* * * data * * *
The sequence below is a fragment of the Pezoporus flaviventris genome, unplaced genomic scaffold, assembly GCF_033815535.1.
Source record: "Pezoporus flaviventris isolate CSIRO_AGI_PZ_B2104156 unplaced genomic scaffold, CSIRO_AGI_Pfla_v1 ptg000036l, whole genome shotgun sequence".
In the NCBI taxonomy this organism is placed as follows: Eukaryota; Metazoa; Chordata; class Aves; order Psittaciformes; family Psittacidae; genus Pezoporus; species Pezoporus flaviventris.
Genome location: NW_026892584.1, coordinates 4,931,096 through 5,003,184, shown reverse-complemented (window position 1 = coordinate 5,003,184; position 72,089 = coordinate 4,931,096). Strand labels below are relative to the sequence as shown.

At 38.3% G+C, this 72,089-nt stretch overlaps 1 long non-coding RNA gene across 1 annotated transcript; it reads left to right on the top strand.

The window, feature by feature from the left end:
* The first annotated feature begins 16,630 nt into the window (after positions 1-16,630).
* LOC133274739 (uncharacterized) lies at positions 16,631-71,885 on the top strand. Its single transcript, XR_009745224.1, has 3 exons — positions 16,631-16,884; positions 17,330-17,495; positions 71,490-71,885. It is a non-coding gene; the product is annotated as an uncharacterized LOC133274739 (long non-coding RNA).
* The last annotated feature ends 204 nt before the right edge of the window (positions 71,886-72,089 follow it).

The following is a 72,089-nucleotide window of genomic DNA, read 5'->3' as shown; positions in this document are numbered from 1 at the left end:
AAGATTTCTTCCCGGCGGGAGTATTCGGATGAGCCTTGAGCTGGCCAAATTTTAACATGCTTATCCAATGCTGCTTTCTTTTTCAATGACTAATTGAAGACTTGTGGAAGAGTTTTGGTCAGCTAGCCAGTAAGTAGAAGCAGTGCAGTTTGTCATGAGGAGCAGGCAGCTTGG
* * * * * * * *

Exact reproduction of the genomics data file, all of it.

The sequence below is a fragment of the Pezoporus flaviventris genome, unplaced genomic scaffold, assembly GCF_033815535.1.
Source record: "Pezoporus flaviventris isolate CSIRO_AGI_PZ_B2104156 unplaced genomic scaffold, CSIRO_AGI_Pfla_v1 ptg000036l, whole genome shotgun sequence".
In the NCBI taxonomy this organism is placed as follows: Eukaryota; Metazoa; Chordata; class Aves; order Psittaciformes; family Psittacidae; genus Pezoporus; species Pezoporus flaviventris.
Genome location: NW_026892584.1, coordinates 4,931,096 through 5,003,184, shown reverse-complemented (window position 1 = coordinate 5,003,184; position 72,089 = coordinate 4,931,096). Strand labels below are relative to the sequence as shown.

At 38.3% G+C, this 72,089-nt stretch overlaps 1 long non-coding RNA gene across 1 annotated transcript; it reads left to right on the top strand.

The window, feature by feature from the left end:
* The first annotated feature begins 16,630 nt into the window (after positions 1-16,630).
* LOC133274739 (uncharacterized) lies at positions 16,631-71,885 on the top strand. Its single transcript, XR_009745224.1, has 3 exons — positions 16,631-16,884; positions 17,330-17,495; positions 71,490-71,885. It is a non-coding gene; the product is annotated as an uncharacterized LOC133274739 (long non-coding RNA).
* The last annotated feature ends 204 nt before the right edge of the window (positions 71,886-72,089 follow it).

The following is a 72,089-nucleotide window of genomic DNA, read 5'->3' as shown; positions in this document are numbered from 1 at the left end:
AAGATTTCTTCCCGGCGGGAGTATTCGGATGAGCCTTGAGCTGGCCAAATTTTAACATGCTTATCCAATGCTGCTTTCTTTTTCAATGACTAATTGAAGACTTGTGGAAGAGTTTTGGTCAGCTAGCCAGTAAGTAGAAGCAGTGCAGTTTGTCATGAGGAGCAGGCAGCTTGG